This book presents a detailed account of the co-operative practice of agriculture in medieval England, shedding much light on how medieval villagers governed their own affairs. During this period co-operation was essential in ploughing, sowing and reaping, with communal control of the pasturing of the fallow and stubble. These practices were set out in customary by-laws which were agreed to by common consent and villages themselves were greatly involved with their enactment and enforcement.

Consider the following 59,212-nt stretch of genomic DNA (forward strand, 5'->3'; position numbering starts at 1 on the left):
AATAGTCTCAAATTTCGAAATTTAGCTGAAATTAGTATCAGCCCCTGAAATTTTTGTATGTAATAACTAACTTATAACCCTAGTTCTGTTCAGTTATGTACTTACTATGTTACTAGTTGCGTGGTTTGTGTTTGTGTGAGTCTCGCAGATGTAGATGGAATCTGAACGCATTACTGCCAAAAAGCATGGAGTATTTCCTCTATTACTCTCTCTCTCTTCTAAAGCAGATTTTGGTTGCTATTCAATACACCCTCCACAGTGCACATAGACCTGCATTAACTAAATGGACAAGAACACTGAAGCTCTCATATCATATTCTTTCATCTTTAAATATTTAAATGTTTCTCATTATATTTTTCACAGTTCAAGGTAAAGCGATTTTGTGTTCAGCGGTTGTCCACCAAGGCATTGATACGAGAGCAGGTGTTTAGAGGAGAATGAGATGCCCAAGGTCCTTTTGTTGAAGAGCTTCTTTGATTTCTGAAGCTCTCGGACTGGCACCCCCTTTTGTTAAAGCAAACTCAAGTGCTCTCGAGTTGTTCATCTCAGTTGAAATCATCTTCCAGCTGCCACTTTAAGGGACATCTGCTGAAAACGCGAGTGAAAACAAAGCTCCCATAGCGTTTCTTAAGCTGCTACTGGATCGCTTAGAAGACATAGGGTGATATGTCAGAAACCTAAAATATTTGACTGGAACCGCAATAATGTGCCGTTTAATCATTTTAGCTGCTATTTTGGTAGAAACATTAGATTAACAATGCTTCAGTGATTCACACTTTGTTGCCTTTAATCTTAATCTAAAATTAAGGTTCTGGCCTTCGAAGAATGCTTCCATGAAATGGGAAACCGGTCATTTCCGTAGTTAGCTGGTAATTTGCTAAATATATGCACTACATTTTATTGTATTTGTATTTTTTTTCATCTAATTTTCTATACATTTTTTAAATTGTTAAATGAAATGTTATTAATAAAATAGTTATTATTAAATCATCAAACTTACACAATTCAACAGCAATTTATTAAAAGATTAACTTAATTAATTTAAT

In the course of time, many of the by-laws were put into writing. Professor Ault has travelled extensively throughout England collecting and researching these agrarian ordinances and translating them into modern English. Since it was first published in 1972 this analysis has provided new insight into the organizational structure and governance of medieval villages in England and is essential reading for all those interested in the history of the Middle Ages.